Facebook: the biggest bully

We all remember the days of Xanga and Myspace, where we could go about acquiring friends, posting blogs or even finding music. Although these outlets still exist they are no longer the driving force of the ways of social media. On these particular sites, I recall it being extraordinarily easy to keep private things private. You either allowed people to see things or you didn’t by changing out privacy options. Boy, have those times changed.


Facebook. It is Facebook that have changed these things. Transition over to this site seemed harmless, the settings were all very similar, the layout was this cooler looking version of other social media sites, harmless. So what happened? As this particular site got more and more hits, it began to play with its level of power. Little updates here and there has corrupted the idea of easily keeping things private on Facebook. The number of steps to keep something secretive on Facebook is so extensive that most of us aren’t even concerned with it. From what pictures we post to the ones that were tagged in, to what we post to who says they are with us and where, to what we believe in and like, the idea of having control over all of these would put most into a panic attack. So the question presents itself,

Has society become less private or is it Facebook that’s pushing people in that direction? Is privacy online just an illusion anyway?

It is important at this point of the argument to understand the idea of privacy and the idea of secrecy and how although they may be used similarly are very different from each other.

“Privacy has become a powerful keyword, a shorthand tag that gets used to reference a constellation of public attitudes, technical affordances and legal arguments. Yet, the concept is so laden with multiple meanings that any use of the term begs for added specificity and context.” In short, privacy is the ability to not be observed by others. To achieve this on something like Facebook is simple, crank up those privacy settings. Secrecy, however, is different yet is the word that most of us mean to use instead of the word privacy.




The action of keeping something secret or the state of being kept secret.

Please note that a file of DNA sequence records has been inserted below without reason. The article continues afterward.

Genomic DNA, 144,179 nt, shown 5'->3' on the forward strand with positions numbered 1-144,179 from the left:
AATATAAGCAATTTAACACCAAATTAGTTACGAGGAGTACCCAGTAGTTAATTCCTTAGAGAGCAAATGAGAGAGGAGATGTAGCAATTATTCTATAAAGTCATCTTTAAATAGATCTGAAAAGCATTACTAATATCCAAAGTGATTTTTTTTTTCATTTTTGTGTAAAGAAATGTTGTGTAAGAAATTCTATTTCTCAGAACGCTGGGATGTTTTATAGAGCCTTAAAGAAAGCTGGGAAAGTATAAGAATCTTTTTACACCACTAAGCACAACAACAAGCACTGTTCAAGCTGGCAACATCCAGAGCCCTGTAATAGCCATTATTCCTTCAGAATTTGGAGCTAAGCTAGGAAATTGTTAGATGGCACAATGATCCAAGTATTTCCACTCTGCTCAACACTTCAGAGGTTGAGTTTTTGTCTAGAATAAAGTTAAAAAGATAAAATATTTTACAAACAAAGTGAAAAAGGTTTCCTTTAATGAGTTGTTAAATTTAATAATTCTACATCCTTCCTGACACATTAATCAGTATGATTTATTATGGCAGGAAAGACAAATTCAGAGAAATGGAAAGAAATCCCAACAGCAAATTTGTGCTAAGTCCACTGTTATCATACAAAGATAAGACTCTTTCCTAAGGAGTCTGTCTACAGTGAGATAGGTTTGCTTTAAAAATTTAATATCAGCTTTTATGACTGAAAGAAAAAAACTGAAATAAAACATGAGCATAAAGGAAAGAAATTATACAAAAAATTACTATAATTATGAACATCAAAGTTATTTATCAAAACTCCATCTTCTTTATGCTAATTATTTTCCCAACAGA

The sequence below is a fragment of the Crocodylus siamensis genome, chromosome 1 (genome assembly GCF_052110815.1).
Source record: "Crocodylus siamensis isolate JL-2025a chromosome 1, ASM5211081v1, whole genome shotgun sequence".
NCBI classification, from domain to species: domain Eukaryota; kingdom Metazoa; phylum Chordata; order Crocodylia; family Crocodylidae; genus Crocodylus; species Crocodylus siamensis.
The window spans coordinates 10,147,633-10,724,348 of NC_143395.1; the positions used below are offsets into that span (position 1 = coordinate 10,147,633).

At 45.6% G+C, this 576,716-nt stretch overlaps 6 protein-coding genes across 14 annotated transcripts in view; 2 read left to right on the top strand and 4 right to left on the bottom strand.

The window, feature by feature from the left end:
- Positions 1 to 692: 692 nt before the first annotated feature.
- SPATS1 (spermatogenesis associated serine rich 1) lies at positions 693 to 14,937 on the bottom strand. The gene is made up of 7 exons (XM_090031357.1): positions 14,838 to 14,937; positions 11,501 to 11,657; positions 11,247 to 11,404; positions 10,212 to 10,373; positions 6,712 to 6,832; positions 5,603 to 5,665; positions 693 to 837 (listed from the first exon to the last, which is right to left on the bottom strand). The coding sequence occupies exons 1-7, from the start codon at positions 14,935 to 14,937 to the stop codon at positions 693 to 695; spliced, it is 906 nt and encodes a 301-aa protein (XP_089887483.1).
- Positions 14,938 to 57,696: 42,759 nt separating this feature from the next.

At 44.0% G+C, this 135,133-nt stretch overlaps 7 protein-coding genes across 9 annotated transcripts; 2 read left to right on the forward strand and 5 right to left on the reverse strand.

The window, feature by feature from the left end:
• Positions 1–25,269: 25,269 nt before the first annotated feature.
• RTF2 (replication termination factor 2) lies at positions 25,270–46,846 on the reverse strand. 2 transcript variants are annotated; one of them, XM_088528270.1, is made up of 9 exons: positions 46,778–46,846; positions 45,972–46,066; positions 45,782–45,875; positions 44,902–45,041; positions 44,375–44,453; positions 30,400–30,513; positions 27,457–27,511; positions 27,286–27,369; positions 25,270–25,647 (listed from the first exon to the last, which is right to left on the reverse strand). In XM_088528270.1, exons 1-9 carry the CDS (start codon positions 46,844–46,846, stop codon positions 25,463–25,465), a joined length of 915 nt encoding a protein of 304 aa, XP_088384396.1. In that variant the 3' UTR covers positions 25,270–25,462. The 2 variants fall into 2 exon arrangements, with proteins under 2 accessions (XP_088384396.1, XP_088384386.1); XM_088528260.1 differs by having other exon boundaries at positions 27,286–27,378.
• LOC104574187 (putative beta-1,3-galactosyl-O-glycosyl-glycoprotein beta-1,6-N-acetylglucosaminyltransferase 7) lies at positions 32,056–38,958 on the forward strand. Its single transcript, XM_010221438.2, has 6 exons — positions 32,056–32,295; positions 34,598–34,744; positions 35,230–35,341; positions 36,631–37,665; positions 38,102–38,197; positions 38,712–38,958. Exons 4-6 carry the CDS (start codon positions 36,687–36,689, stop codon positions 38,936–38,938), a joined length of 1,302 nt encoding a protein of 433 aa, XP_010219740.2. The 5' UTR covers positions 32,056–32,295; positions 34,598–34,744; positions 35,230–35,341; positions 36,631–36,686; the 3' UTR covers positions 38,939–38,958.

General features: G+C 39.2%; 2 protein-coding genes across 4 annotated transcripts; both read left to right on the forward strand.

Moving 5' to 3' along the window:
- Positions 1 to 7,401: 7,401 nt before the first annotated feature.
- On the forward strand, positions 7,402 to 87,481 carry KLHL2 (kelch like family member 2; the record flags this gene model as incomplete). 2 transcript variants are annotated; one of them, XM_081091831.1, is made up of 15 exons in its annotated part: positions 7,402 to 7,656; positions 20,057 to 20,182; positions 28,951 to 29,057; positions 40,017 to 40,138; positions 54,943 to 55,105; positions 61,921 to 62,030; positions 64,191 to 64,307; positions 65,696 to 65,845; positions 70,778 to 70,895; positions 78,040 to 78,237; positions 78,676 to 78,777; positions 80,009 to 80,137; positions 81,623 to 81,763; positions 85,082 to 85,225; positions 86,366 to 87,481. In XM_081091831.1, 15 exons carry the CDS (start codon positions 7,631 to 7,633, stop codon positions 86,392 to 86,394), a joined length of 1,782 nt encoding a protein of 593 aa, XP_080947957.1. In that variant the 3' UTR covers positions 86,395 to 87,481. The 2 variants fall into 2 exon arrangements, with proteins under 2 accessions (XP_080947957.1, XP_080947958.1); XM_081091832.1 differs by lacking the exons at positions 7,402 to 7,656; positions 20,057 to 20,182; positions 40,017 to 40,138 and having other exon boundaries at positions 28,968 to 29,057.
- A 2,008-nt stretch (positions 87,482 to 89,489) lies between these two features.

The example used in the Marshall Kirkpatrick reading clearly identities between the two. When out at the bar with friends, a buddy takes a picture and posts it on Facebook. Not a big deal to some but to this church-goer, he thought it might ruin some of his reputation. In this situation he is at a public bar with friends, so it isn’t crossing into a realm of private matters. Once posted to Facebook though, he realized he would rather keep it a secret. This doesn’t mean he is keeping it private, although we have skewed the word to fit this meaning. Privacy is much broader. Privacy concerns should be established around the idea that people shouldn’t be able to take your information and post it to other places. So to answer the question from class, no it is not hard to keep things private on facebook but yes it is very difficult to keep things secret.
Although we are being pushed around (and we know it), we don’t really seem to be doing anything to stop it. Which begs the questions, do we care anymore? Has Facebook given us to much positive that we overlook the negatives is might bring? Unbeknownst to most, Facebook isn’t the only one that can dig deep into our information; law enforcement and hackers have had many run ins with this very problem. Wouldn’t that be a form of ‘wire-tapping’? This is a need for privacy, not the things that we post on Facebook that we don’t want everyone to see.
“If you have something that you don’t want anyone to know, maybe you shouldn’t be doing it in the first place.” – Google CEO Eric Schmidt
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